8. Bob Dylan Rough and Rowdy Ways (Columbia)
Just in time for a rough year, the legendary Bob Dylan released his first album of original songs in eight years and his 39th studio album overall. Although Rough and Rowdy Ways is only ten songs long, it includes the epic 17-minute final track "Murder Most Foul."
The Weeknd does something surprising on his latest, After Hours. He’s still trafficking in his signature woozy beats and tales of late night ennui and party-fueled bad behavior…but this time, he seems to acknowledge, the party can’t go on forever. Case in point: the title track. Here The Weeknd crafts a darkly atmospheric banger, lushly textured with crescendoing beats, but this time ‘round, he stares the substance-heavy abyss in the face and confronts that maybe there's more to life than an endless supply of party favors. Of course, the tracks here are still glossy and seductive as hell — but the added moments of introspection give the songs more depth, meaning, and staying power. Hats off to The Weeknd for keeping it fresh.
With an oddly prescient title, The Strokes unveiled their sixth full length album, The New Abnormal. Arriving four years after their last release, 2016’s brief and weary Future Present Past EP, and seven years since their last proper full length, Abnormal finds The Strokes pushing into new musical territory and outside their comfort zone. As masters of pop brevity (being fans of GBV will do that), this is the first Strokes album to feature any song reaching the five minute mark, and there are a number of them here. Notable among them is “At The Door,” which is an almost postmodern version of a traditional Strokes-y ballad. Buoyed by a looping keyboard riff and orchestral synth strings, all the while completely bereft of drums, it slowly builds into a seemingly power-ballad climax before subverting expectation by fading into an extended coda that features, among other treatments, some wordless auto-tuned harmonics. Definitely not a formula many would come to expect from the band. Much like Vampire Weekend’s 2019 renaissance Father of the Bride, The New Abnormal is not so much a complete reinvention as it is rejuvenation; a new breath of possibility for The Strokes as they enter their third decade.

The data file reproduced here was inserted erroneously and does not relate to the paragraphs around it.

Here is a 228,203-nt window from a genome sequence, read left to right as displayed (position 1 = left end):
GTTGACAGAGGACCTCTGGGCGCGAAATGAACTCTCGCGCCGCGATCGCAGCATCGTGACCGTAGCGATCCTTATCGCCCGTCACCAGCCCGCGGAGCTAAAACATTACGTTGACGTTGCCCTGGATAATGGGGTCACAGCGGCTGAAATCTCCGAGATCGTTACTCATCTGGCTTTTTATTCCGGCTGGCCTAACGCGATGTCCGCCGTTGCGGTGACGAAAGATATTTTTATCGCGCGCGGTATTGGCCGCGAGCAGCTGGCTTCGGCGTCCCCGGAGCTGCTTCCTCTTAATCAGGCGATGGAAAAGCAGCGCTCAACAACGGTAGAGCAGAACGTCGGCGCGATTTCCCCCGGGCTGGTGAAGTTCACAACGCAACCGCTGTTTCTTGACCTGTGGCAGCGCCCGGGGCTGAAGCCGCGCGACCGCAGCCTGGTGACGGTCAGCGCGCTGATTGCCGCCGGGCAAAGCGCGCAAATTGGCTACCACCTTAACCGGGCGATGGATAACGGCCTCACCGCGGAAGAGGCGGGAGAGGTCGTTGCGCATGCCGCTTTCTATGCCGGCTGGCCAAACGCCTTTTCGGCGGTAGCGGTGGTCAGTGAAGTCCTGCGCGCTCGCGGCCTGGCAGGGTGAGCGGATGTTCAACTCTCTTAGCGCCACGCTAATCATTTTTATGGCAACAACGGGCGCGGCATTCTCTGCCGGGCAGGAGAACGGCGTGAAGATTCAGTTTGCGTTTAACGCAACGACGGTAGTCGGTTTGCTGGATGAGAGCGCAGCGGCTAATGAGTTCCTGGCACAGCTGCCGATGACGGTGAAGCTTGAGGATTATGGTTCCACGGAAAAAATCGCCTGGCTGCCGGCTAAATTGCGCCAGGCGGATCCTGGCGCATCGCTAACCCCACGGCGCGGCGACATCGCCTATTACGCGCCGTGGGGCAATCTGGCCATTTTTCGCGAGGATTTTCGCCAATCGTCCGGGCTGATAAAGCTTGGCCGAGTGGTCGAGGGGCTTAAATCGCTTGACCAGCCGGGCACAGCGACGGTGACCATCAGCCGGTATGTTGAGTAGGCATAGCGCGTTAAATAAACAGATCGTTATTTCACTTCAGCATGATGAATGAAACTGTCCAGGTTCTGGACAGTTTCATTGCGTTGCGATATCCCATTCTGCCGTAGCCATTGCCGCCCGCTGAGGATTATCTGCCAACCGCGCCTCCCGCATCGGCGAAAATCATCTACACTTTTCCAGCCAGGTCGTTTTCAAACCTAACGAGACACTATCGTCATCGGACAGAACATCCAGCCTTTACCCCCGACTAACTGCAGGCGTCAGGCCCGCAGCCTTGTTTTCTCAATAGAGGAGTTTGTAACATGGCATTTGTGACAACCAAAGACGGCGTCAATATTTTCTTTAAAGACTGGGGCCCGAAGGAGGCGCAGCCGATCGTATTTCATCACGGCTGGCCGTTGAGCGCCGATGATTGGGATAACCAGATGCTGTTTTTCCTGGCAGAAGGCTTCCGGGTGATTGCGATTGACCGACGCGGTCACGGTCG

Phoebe Bridgers' intelligent, wry indie folk continues to evolve as she refines her sound on the album Punisher. Her recent side projects like Better Oblivion Community Center have not deflected her love for introspective and haunting songs -- some call it emo-folk -- like the title track. "Kyoto" is the one exception to the consistent bedroom pop atmosphere on Punisher, especially when it soars into a tangible chorus with horns and steady drums.
Is The Slow Rush Tame Impala’s masterpiece? The band’s breakthrough album, 2012’s Lonerism certainly garnered the Aussie band a dedicated legion of fans but their latest record showcases a band that’s on top of its game. Never has the band’s output felt so gloriously complete: the production is vibrant and surprising, the melodies textured and lush, the lyrics readily balancing the tough times with an admirably unstoppable joie de vivre. Listening to The Slow Rush feels like a gift. In a world that’s so tumultuous and confusing, this collection of songs serves up instant sunshine.
The loss of rapper Mac Miller continues to be felt. Miller's posthumous album Circles adds much more to the "what if..." pondering of his future creative output as he matured as both a person and an artist, with the tracks showcasing more of Miller's vocals rather than rapping style. Producer Jon Brion finished the project that had already been in the pre-planning stages before Miller's death, adding only the most organic of elements to the already existing tracks. Circles now gets the deluxe treatment after its initial release, with the addition of two bonus songs: "Right" and "Floating."
The original soundtrack to the anime series Cowboy Bebop was finally released on vinyl this year, including a gorgeous limited edition red and purple color 2LP version, which fans happily and quickly snapped up. The talented members of Seatbelts, the Japanese jazz & blues group formed specifically to create the series' music, went on to score other high-profile projects like Ghost In The Shell: Stand Alone Complex.
1. Fiona Apple Fetch The Bolt Cutters (Epic)
Fiona Apple's first new studio album in eight years was a welcome gift during this year's lockdown, and bound to be a bestseller. Revered for her consistently raw and introspective songs, Apple mesmerized her fans with this new set of defiantly confessional tracks like the gravelly "I Want You To Love Me." "Shameika" recalls her penchant for marching, stumbling rhythms and vocals that lean toward spoken word or Beat poetry. In fact, rhythm takes the lead here over melody; as the title track exemplifies, these songs are more than ever before like poems or diary entries from this always interesting artist.